IN A GLASS CAGE This first feature by Catalan director Agustin Villaronga, which made the top of Village Voice critic Elliott Stein's ten-best list last year, may not be for everyone, but it is certainly disturbing, powerful, and accomplished in what it sets out to do. The plot focuses on the sadomasochistic relationship between a former concentration camp doctor, who has retired to Spain in an iron lung, and the obsessive and ultimately murderous male nurse who takes care of him. A somber mixture of suspense, grim humor, and baroque perversity, it builds to a frightening conclusion. (Thursday, October 13, 9:00)

INTIMATE POWER Yves Simoneau's 1986 Canadian suspense thriller concerns an armored-car heist that goes wrong. Members of the gang include a burly security guard, his lover (a waiter), a 50-year-old ex-con, the ex-con's son, and a solitary woman in her 30s. (Wednesday, October 12, 9:00)

I'VE HEARD THE MERMAIDS SINGING Polly (Sheila McCarthy), the "organizationally impaired" heroine of Canadian writer-director Patricia Rozema's whimsical first feature, gets a secretarial job at a chic Toronto art gallery and becomes infatuated with Gabrielle (Paule Baillargeon), the sophisticated curator) while taking everyday photographs and indulging in eccentric daydreams in her spare time. Her rude encounters with the corruption and hypocrisy of Gabrielle's world form the main substance of the story, which caters to middlebrow cultural insecurities even more doggedly than Woody Allen usually does. While it's refreshing to find lesbian sensibilities represented honestly in a mainstream context, and the film is not without its other virtues (the performances are adept, and the conclusion is intriguingly open-ended), the cutesy style tries to promote the heroine's dim-witted innocence in such an antiintellectual fashion that the movie's self-righteousness may set your teeth on edge. The very title of the film, which misquotes a line from Eliot's "The Love Song of J. Alfred Prufrock," is symptomatic of the pretensions in store. (Saturday, October 8, 1:00)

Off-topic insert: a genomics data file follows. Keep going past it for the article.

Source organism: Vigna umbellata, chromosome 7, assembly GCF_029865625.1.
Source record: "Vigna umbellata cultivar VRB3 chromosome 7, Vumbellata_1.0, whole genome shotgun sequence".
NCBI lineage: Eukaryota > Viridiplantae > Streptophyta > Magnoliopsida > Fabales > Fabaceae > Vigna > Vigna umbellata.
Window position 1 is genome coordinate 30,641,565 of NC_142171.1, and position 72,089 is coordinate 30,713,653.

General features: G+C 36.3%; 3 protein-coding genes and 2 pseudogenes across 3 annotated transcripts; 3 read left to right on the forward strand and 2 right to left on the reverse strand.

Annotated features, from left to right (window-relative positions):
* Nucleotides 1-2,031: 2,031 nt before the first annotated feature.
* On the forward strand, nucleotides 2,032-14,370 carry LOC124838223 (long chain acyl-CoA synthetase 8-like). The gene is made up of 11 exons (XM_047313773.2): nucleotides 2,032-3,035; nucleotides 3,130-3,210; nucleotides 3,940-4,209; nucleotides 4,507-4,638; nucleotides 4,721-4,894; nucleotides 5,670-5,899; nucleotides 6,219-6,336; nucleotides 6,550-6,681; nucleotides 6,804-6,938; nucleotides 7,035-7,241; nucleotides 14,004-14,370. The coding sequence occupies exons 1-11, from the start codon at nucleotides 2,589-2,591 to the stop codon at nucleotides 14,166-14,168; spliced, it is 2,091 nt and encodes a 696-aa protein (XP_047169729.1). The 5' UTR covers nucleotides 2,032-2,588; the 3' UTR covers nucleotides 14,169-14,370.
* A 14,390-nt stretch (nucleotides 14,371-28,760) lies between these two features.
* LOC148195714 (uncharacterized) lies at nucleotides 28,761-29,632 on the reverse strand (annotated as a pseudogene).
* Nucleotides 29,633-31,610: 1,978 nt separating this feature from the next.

KAMIKAZE HEARTS Alternately distressing, instructive, contestable, and fascinating, Juliet Bashore's documentary about a lesbian couple working in the porn industry--a cynical older woman (Sharon "Mitch" Mitchell), who is a seasoned porn star, and her lover (known as Tigr), who is an uneasy newcomer to this world, where drugs play a significant role--offers a disturbing glimpse of the modification of bodies, feelings, and lives. The camera's presence seems to have a shifting role in the film, moving from (seemingly) impartial witness of certain events to stimulus and catalyst for certain others, and this tends to confuse and shift one's relationship to both the film and its characters. Rarely has the alienation implicit in the porn business been exposed as it is here, but in the process of making these revelations, the film raises a few questions about its own tactics of exposure, exploitation, and complicity. And it isn't only porn that gets deconstructed; the central relationship between Mitch and Tigr seems to be figuratively and literally taken apart by the film as well. (Wednesday, October 12, 7:00)

MANUEL AND CLEMENTE Javier Palmero Romero's 1985 Spanish film, based on the true story of a gay couple who cashed in on the religious-visionary business in 1968, is reportedly a comedy that is not only about the religious-prophecy racket, but also about Spanish politics at the end of the Franco era. (Sunday, October 9, 4:30)

NINETEEN NINETEEN A former Russian aristocrat and a transplanted European Jewish woman become emotionally entangled as they relive their psychoanalytic pasts in the Viennese apartment of their onetime analyst, the legendary Dr. Freud. With Paul Scofield and Maria Schell; Hugh Brody directed (1985). (PG) (Monday, October 10, 7:00)

OUT OF OUR TIME Casi Pacilio and L.M. Keys's independent feature, receiving its world premiere here, juxtaposes two circles of women--a literary and artistic group of Chicago women around 1930 and a contemporary group of feminists. Two women who are highlighted are Jacquelyn Matthews, a journalist and novelist in the 30s, and her granddaughter Valerie Ward, a typesetter for a small urban feminist newspaper and a poet; the frustrations of both women as writers is part of the film's subject. On the same program, Doreen M. Bartoni's short Hazel's Photos, in which a group of contemporary women muse over found photos of turn-of-the-century women. (Sunday, October 9, 2:30)